Common Ground, Common Good

Japan and South Korea: Don’t let history dictate the future

Addressing a sensitive past will let these two key democratic powers secure a tense region – and US interests. President Obama's sit-down with Japanese Prime Minister Shinzo Abe and South Korean President Park Geun-hye may have been the start of a needed rapprochement.

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    President Obama meets with Japanese Prime Minister Shinzo Abe, right, and South Korean President Park Geun-hye at the US ambassador's residence in The Hague, Netherlands, March 25.
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For South Koreans, Ahn Jung-geun is a “national hero” – the independence activist who in 1909 assassinated the Japanese colonial governor of Korea. He struck at the embodiment of a hated imperial power and sacrificed his life for national independence.

To the Japanese, he is a criminal, the man who killed a seminal figure in their nation’s history, a leading light in the modernization of Japan, a four-time prime minister who ensured Japan’s survival in a hostile world.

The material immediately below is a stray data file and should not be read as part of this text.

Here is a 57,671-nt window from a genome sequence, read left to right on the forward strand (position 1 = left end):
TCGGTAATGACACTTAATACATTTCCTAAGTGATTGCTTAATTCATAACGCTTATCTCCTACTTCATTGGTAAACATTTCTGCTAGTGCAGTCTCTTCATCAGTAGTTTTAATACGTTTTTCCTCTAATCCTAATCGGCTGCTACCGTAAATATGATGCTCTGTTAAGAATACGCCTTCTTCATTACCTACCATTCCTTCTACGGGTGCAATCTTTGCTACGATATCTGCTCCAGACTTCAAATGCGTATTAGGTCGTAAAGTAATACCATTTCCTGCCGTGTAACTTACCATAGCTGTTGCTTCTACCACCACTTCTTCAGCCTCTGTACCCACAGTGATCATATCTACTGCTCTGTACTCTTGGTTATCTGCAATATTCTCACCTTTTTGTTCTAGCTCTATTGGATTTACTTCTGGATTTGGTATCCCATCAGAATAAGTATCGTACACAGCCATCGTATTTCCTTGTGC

Those views reflect the opposing historical perspectives that are deeply tied to Japan’s and South Korea’s national identities – and that stand in the way of a needed warming of ties. As two key democratic powers and US allies in an increasingly tense region, their rapprochement would shore up neighborhood stability and present a united front to an assertive China and unstable North Korea. A new kind of statesmanship is required to heal such entrenched divisions.